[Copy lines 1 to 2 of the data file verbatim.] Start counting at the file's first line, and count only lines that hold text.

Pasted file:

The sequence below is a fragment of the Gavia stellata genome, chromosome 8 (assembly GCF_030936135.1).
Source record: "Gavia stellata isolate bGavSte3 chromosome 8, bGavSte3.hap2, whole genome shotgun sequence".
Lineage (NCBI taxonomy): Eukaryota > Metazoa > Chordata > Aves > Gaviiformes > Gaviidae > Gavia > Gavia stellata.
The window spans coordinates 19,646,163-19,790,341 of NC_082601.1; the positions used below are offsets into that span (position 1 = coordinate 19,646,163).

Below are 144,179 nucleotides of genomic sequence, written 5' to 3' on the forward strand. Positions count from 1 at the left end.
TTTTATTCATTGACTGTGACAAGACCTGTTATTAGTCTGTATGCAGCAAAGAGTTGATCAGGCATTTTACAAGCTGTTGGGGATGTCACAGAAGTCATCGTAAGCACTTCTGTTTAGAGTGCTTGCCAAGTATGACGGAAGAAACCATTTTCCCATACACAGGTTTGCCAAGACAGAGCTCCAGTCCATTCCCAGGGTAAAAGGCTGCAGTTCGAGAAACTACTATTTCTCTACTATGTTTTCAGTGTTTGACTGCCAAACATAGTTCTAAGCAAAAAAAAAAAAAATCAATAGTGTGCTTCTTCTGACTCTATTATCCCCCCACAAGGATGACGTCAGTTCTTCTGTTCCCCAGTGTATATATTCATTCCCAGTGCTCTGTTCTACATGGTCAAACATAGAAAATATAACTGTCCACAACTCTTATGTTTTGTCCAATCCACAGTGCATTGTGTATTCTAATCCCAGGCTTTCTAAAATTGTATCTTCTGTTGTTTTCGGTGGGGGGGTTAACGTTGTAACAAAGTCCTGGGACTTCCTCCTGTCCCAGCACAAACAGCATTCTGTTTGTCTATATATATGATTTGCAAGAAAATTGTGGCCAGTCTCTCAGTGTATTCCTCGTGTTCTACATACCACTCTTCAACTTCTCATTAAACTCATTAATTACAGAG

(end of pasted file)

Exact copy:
The sequence below is a fragment of the Gavia stellata genome, chromosome 8 (assembly GCF_030936135.1).
Source record: "Gavia stellata isolate bGavSte3 chromosome 8, bGavSte3.hap2, whole genome shotgun sequence".